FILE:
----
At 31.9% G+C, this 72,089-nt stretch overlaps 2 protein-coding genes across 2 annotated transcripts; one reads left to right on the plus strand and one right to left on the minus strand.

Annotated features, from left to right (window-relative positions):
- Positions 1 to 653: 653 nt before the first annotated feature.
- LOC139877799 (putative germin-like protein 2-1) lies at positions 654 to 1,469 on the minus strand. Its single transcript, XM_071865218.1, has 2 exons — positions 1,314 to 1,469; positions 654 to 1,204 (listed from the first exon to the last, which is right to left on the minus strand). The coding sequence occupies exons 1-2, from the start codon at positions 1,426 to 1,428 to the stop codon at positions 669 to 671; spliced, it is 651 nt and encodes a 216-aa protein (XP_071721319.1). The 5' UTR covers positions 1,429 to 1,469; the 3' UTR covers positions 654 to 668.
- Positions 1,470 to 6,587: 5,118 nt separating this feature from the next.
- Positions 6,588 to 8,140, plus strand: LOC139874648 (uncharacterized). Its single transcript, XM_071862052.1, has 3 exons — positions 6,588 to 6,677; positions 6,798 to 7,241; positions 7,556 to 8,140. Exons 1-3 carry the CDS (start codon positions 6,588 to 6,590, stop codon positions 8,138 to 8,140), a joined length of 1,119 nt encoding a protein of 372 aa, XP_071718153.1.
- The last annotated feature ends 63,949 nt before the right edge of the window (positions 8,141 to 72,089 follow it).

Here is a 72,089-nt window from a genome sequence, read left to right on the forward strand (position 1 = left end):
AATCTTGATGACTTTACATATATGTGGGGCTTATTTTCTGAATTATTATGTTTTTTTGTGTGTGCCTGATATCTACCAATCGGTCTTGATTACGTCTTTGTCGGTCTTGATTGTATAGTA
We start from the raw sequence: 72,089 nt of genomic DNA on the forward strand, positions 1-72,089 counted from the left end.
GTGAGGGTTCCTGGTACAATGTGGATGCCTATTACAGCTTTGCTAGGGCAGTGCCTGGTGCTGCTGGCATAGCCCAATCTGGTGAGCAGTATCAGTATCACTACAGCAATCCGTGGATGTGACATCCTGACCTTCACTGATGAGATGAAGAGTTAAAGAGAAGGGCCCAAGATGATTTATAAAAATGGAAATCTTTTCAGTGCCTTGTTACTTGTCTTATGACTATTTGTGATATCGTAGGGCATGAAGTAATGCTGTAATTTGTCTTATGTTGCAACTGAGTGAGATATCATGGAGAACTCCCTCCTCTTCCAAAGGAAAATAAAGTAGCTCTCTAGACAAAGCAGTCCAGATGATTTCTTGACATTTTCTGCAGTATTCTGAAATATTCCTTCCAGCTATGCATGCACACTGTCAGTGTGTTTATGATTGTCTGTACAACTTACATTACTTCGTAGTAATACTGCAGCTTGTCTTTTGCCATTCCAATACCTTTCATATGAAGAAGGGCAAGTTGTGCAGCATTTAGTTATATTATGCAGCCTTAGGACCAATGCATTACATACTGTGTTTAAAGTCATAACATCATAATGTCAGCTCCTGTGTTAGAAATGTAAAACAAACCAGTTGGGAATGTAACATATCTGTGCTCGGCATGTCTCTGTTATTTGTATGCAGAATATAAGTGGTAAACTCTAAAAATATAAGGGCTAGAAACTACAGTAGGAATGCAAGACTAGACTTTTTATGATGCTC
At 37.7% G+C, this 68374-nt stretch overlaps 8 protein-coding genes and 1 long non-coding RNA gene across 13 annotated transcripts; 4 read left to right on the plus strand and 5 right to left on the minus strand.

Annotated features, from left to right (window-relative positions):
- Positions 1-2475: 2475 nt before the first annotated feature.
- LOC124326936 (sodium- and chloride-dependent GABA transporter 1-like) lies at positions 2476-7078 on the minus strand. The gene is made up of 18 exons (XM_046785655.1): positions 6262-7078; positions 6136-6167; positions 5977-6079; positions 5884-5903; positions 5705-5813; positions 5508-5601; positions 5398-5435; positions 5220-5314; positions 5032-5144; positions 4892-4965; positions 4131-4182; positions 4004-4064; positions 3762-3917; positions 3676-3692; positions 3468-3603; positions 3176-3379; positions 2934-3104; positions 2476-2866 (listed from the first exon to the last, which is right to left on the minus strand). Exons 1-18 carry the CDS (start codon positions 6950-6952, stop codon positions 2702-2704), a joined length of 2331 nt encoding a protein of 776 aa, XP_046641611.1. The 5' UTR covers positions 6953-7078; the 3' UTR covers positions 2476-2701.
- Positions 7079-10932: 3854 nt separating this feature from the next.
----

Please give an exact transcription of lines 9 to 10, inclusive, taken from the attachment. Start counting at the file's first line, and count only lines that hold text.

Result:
AATCTTGATGACTTTACATATATGTGGGGCTTATTTTCTGAATTATTATGTTTTTTTGTGTGTGCCTGATATCTACCAATCGGTCTTGATTACGTCTTTGTCGGTCTTGATTGTATAGTA
We start from the raw sequence: 72,089 nt of genomic DNA on the forward strand, positions 1-72,089 counted from the left end.